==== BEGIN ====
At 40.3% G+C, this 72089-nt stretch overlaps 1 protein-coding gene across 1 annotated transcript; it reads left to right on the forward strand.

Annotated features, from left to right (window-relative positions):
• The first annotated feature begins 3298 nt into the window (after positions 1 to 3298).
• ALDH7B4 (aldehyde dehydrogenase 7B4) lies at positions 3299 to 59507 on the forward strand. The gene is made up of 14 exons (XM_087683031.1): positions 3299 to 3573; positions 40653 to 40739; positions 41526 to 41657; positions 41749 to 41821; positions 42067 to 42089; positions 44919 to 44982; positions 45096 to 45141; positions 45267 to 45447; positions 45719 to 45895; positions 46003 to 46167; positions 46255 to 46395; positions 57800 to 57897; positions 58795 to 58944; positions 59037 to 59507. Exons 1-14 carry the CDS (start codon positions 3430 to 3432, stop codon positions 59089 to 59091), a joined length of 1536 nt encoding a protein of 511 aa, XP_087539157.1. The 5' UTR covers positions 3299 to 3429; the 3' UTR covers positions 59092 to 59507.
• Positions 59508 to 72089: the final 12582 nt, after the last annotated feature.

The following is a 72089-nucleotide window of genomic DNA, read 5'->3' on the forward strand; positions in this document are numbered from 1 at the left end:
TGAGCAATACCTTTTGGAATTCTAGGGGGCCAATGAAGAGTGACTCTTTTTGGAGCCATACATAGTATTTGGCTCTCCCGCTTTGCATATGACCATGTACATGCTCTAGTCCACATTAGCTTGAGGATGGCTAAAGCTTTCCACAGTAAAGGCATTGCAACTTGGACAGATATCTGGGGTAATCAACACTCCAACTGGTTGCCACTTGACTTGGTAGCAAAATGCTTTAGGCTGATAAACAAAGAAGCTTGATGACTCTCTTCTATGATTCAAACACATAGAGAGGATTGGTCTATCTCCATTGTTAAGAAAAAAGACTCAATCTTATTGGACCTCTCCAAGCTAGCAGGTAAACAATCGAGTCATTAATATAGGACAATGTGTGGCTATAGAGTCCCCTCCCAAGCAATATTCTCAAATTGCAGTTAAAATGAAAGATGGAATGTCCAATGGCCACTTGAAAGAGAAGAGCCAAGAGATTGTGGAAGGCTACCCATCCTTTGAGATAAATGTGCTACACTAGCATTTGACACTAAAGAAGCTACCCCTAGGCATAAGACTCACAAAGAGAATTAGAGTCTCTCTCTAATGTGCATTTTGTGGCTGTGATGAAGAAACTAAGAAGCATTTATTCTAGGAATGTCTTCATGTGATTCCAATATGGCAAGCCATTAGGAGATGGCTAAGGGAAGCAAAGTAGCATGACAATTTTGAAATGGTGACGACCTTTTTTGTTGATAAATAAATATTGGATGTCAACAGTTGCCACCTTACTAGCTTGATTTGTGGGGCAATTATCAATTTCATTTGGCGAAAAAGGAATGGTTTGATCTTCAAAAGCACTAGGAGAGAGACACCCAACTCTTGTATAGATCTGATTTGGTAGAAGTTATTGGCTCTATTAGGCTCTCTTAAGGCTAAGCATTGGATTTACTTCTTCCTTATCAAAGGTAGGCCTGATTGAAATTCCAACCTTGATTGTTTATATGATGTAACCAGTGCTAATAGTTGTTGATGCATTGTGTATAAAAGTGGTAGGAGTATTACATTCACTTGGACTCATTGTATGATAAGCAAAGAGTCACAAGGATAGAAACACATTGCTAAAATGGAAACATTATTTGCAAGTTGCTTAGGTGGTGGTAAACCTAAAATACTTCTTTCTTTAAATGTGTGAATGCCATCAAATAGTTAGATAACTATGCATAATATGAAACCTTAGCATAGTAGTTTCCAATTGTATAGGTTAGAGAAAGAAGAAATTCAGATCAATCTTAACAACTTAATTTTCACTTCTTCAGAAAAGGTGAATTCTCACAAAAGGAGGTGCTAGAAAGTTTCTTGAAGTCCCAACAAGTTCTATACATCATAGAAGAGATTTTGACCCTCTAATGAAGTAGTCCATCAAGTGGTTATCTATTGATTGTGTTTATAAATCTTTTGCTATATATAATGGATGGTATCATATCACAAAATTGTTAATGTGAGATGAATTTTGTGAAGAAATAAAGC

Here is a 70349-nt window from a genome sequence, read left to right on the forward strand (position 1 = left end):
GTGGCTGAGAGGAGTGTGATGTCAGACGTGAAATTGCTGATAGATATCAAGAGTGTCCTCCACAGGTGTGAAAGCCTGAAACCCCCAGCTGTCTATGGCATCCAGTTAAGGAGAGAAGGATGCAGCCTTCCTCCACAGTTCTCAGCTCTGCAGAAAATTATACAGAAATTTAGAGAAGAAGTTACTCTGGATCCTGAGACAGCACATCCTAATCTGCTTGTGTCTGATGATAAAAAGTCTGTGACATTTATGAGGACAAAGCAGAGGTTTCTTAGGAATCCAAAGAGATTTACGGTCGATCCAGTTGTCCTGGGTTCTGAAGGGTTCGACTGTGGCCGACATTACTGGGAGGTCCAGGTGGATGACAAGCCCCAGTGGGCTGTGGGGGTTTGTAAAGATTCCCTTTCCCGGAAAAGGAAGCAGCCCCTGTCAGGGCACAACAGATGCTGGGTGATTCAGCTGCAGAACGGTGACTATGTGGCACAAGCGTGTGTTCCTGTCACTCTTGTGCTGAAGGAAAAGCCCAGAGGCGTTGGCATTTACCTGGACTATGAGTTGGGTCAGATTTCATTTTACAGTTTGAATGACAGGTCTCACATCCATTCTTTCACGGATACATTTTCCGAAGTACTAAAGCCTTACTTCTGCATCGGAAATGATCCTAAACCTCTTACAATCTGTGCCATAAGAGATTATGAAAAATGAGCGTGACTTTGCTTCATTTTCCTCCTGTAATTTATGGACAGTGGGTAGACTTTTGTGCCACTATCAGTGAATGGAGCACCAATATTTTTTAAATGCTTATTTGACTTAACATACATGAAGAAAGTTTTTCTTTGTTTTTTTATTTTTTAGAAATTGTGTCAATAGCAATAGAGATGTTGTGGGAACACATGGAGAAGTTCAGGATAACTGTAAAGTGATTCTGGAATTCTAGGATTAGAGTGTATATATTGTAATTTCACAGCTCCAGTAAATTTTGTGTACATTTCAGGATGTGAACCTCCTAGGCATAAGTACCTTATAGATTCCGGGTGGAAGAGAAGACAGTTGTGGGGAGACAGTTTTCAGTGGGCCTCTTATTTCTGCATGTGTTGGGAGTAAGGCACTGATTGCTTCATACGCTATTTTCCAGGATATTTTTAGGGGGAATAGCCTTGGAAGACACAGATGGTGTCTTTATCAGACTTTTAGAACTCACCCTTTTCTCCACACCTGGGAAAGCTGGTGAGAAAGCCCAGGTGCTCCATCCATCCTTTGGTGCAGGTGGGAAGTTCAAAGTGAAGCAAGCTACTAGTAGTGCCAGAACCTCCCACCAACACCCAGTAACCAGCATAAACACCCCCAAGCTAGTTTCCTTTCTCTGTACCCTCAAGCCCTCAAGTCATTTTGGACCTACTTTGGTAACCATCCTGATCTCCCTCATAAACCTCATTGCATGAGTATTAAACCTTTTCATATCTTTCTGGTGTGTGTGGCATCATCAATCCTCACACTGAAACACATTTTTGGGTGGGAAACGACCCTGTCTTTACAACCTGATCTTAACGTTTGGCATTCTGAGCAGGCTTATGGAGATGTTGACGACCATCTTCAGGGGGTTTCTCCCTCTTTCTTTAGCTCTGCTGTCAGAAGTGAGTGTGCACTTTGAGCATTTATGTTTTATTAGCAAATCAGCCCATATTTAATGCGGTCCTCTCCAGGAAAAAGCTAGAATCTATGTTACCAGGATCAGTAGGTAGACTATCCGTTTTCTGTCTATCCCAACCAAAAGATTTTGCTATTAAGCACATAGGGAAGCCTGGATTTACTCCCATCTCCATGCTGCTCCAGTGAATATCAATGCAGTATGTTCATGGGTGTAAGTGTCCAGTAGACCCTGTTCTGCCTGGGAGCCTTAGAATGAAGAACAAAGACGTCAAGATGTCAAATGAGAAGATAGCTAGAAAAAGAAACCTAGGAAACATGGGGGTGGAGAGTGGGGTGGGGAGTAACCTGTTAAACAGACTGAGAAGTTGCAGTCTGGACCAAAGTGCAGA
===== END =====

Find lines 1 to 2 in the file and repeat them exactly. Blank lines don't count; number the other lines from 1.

At 40.3% G+C, this 72089-nt stretch overlaps 1 protein-coding gene across 1 annotated transcript; it reads left to right on the forward strand.

Annotated features, from left to right (window-relative positions):